So, you're thinking of trying to have a baby—now what? Part one

So, you're thinking of trying to have a baby—now what? Part one

Welcome to our four part blog series on trying to have a baby. Part one covers how to optimise your health before pregnancy and underlying health problems.

So you’ve decided that it might be time to think about having a baby. The months ahead will be an exciting time in your life and there is plenty to think about before the pitter-patter of tiny feet arrive. Our four part blog covers what you need to know about trying to conceive.

Do I need to see my doctor before I start trying to conceive?

Generally, yes. Now is the time to see your GP (or find a GP if you don’t already have one) and make sure your health is in order. It’s a good idea to discuss your general health and wellbeing and also your plans to conceive.

Your GP will likely suggest some preconception blood tests to check your blood count and blood group, check your immunity to rubella (German measles) and check for other potentially significant infections such as hepatitis and HIV. If you aren’t immune to rubella there is the opportunity to vaccinate against this before pregnancy.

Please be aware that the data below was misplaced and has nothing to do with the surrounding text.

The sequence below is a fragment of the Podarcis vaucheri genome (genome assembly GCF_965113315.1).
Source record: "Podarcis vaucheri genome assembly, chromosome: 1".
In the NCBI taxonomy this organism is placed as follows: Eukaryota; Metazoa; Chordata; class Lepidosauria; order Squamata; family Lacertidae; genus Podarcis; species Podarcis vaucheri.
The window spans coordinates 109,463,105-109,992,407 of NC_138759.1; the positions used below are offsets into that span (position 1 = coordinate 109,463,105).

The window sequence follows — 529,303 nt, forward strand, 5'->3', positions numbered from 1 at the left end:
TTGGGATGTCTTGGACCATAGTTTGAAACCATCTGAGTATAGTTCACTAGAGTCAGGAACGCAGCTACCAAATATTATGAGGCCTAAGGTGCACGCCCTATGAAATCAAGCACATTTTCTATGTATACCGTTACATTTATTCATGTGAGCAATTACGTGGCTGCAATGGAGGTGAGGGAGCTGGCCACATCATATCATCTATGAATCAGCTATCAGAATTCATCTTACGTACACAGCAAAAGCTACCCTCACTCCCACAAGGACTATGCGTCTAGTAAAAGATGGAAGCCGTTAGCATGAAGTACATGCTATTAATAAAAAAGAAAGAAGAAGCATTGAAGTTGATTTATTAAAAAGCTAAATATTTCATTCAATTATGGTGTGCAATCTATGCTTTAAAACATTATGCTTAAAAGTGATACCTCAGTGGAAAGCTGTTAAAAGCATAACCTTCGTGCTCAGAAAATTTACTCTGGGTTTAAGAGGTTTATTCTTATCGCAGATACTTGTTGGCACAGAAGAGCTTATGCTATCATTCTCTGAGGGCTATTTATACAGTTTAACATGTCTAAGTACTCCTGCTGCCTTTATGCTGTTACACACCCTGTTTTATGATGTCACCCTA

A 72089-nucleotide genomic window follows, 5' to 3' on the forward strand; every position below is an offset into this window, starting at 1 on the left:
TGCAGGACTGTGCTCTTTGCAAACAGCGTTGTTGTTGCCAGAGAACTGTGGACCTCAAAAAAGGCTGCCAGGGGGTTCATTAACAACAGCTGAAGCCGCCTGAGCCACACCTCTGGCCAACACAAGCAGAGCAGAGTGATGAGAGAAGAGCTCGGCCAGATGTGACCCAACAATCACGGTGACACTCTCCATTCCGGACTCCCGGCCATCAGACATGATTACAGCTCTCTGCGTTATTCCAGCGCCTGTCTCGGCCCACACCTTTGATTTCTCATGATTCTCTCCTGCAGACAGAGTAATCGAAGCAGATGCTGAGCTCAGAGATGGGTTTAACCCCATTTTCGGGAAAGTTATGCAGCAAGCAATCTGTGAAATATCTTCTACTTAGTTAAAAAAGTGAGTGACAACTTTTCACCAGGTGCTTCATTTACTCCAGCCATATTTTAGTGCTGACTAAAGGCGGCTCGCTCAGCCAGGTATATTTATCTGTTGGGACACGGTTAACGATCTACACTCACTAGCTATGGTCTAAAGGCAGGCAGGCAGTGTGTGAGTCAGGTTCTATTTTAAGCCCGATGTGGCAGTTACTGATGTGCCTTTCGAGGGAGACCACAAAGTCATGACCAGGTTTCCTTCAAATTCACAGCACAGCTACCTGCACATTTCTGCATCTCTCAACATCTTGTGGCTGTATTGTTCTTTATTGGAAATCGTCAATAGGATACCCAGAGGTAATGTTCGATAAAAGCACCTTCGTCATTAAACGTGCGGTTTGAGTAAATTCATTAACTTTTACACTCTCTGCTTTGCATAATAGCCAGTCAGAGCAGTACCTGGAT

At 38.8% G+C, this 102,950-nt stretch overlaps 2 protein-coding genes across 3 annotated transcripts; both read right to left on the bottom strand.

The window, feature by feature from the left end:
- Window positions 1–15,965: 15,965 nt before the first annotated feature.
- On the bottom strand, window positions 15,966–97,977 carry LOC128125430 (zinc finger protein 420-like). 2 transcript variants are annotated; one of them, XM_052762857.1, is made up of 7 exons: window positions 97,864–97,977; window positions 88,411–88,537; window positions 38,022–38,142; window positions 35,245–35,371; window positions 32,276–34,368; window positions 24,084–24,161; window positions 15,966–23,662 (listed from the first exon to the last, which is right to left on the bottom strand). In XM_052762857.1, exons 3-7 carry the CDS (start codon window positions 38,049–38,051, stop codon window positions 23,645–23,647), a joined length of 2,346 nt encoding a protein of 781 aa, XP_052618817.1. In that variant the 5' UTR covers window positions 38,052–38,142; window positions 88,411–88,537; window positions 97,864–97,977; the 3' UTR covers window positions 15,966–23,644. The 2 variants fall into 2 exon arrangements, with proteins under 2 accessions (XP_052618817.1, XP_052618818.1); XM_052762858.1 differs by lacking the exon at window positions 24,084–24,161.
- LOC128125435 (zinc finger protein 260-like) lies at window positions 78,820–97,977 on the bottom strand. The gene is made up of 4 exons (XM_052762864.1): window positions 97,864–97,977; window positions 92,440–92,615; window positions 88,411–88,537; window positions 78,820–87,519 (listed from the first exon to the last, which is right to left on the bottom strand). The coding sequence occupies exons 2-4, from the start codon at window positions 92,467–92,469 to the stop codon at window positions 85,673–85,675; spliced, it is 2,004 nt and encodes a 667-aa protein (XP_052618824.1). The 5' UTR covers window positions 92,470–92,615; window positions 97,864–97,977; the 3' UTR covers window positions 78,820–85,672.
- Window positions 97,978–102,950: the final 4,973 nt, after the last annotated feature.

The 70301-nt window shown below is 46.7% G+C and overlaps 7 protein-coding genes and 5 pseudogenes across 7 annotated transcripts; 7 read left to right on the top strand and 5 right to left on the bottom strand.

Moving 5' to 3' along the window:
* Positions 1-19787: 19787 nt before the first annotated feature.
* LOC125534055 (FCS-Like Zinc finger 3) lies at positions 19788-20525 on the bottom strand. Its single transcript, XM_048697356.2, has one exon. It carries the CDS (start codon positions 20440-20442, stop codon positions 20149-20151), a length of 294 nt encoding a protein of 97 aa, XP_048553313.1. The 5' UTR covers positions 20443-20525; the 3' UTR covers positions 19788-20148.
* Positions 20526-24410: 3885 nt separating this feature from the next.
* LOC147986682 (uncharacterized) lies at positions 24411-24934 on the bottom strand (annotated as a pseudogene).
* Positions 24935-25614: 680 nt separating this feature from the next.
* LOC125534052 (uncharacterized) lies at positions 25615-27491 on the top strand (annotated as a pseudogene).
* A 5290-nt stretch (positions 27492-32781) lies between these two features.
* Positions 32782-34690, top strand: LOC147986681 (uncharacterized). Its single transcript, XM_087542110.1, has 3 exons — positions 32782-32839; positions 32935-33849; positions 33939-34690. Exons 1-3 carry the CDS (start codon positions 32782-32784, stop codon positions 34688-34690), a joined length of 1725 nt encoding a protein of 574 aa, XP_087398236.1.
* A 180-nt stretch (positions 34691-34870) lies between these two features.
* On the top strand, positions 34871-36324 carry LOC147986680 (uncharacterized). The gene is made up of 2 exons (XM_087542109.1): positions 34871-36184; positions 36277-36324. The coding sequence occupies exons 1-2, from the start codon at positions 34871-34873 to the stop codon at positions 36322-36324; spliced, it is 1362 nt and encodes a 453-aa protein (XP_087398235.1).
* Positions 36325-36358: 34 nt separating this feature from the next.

Some women may benefit from additional tests depending on their medical history. Now is also a great time to make sure you are up to date with your pap smear.

What if I have an underlying health problem or I’m on medications when I’m not pregnant–do I need advice before conceiving?

Some women, and some men, have pre-existing health problems that may be significant during a pregnancy for both mum and baby. If this is a concern please talk to your GP for some initial advice.

Depending on your situation you may benefit from formal preconception counselling to assess your health issues and make the best of your conditions and medications prior to pregnancy.

Your GP can refer you to an appropriate clinic or specialist, such as the preconception clinic we run here at the Mater, if this is appropriate for you.
 

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